Medicine and the Arts
She came to see me in the surgery, her small body trembling with fear, panting, turning to look behind her, her innocent child’s face contorted with terror.
“What’s wrong, my girl?” I asked.
She shuddered as if she was feverish and started to sob her heart out. I managed to pick up a few disjointed fragmented words from the quivering lips: “He didn’t do what he said … cruel bastard … Upper Egypt … they’ll kill me … I haven’t got anyone … save me, doctor.”
She didn’t have a hanky, so I gave her mine and waited until she had no more tears left. She dried her eyes and fixed her frightened gaze on my lips, desperate to hear the one small word I would speak, granting her life or sentencing her to death.
I looked at her. She was a child of no more than fourteen or fifteen, innocent, pure, frail, with no income and no one to support her. I had no choice. How could I abandon her when I was all she had, or sentence her to death when I believed in her innocence and her right to life? How could I leave her neck under her father’s knife when I knew that her father, mother, brother and uncle had all done wrong? How could I punish her alone when I knew that the whole of society had participated in the act, or wonder at her when I knew that everybody did similar things? How could I not protect her when she was the victim and society protected the real offender, or disapprove of her error when I myself had already fallen? I would have lived twice as long as her and seen and learnt many more things than she had. How could I not absolve her when I had already absolved myself?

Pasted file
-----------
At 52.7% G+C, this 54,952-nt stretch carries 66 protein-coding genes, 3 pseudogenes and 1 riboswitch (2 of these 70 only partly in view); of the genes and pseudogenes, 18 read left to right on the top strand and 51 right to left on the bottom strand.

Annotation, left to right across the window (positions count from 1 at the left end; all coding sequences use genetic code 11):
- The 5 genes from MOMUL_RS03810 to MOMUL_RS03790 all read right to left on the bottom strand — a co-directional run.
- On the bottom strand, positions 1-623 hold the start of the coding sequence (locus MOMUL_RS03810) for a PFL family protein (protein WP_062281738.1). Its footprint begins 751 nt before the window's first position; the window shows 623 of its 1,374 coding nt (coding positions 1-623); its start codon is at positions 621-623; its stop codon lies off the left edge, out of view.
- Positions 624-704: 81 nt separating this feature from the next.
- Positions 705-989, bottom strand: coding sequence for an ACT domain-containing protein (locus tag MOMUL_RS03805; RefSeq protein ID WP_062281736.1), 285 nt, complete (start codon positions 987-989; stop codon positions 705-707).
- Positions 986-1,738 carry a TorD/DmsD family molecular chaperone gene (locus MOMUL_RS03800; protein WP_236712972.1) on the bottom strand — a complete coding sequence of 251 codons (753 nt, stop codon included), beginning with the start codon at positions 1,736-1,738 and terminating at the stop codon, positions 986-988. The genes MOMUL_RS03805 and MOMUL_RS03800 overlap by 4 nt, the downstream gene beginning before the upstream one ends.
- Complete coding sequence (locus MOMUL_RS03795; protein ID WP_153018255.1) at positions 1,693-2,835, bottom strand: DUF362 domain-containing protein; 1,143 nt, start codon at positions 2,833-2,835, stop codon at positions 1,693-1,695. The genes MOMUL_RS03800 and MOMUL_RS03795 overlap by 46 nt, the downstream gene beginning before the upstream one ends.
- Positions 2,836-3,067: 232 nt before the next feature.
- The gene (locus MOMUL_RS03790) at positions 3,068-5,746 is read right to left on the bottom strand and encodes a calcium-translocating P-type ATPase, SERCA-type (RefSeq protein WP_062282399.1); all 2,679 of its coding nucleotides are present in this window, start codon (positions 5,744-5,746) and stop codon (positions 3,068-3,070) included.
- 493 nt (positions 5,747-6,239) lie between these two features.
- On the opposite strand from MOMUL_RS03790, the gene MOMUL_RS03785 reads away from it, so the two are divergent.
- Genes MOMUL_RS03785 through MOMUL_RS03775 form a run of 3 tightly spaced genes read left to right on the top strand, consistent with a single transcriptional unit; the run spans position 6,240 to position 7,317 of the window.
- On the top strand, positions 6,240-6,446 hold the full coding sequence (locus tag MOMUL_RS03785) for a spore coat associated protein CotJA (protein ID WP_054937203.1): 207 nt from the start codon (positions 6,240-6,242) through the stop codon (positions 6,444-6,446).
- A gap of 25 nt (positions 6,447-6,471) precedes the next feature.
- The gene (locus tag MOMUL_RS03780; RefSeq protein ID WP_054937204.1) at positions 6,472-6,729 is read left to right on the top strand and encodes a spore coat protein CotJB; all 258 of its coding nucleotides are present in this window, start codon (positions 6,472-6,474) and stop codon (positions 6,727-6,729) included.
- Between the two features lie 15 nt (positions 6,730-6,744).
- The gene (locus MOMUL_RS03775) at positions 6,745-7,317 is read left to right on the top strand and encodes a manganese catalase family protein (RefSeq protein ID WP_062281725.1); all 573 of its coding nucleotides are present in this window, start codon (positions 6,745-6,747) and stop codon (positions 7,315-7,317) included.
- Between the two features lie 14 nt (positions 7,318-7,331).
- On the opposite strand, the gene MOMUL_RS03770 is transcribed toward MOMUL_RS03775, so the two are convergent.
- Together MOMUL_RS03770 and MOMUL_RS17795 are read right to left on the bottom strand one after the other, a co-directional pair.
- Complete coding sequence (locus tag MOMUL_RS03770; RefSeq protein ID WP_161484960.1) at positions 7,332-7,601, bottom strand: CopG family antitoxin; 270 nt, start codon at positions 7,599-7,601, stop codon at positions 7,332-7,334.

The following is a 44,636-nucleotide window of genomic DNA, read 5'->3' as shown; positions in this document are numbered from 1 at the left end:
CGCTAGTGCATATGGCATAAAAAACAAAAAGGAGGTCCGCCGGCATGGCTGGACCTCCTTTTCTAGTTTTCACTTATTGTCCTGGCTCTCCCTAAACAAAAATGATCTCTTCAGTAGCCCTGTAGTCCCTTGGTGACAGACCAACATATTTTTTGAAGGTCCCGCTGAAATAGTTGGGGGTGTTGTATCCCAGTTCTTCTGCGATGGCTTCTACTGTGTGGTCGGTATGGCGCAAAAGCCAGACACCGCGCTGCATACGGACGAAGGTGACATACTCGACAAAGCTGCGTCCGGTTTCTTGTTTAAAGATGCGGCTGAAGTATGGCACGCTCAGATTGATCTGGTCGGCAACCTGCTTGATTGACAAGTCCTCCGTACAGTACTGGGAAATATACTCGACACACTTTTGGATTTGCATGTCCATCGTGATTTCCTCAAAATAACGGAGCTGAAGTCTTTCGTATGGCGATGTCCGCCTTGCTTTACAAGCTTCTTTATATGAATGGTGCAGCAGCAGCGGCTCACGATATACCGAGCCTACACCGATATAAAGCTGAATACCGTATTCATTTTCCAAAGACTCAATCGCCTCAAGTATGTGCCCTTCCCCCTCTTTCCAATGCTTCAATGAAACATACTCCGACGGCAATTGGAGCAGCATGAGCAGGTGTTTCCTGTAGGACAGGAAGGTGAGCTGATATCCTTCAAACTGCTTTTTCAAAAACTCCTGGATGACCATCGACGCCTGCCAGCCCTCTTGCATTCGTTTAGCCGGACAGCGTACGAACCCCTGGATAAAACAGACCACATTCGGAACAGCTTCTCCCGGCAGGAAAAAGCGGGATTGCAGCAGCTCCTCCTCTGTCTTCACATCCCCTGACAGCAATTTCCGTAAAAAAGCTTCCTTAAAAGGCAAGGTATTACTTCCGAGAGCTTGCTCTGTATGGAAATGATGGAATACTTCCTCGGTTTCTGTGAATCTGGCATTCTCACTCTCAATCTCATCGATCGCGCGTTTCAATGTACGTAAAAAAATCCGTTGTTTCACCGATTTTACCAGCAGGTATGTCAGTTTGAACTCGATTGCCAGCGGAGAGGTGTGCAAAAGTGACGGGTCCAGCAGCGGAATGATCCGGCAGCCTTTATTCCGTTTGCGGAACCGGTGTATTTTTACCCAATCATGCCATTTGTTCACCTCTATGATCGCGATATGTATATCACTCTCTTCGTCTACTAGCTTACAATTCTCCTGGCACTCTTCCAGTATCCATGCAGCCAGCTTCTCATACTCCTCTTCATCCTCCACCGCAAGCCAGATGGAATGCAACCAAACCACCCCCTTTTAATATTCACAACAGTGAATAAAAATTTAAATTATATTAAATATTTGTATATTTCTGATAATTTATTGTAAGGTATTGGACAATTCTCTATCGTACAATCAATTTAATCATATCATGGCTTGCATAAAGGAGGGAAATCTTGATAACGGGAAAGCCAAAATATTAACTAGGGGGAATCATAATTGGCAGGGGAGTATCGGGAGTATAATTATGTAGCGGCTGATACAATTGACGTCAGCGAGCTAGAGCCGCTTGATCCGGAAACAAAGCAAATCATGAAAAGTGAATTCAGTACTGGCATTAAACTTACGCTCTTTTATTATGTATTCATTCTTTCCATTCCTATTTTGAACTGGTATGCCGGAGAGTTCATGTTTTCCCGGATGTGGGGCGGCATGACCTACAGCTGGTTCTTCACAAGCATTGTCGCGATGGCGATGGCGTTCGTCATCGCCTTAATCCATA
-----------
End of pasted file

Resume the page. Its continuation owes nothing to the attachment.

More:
I tried to save the poor child from the talons of the law and tradition and from the fangs of the wild beasts and the snakes, rats and cockroaches. I’d save her and they would crucify me if the idea appealed to them, stone me to death, take me to the scaffold. I’d accept my fate and meet death with satisfied soul and an easy conscience.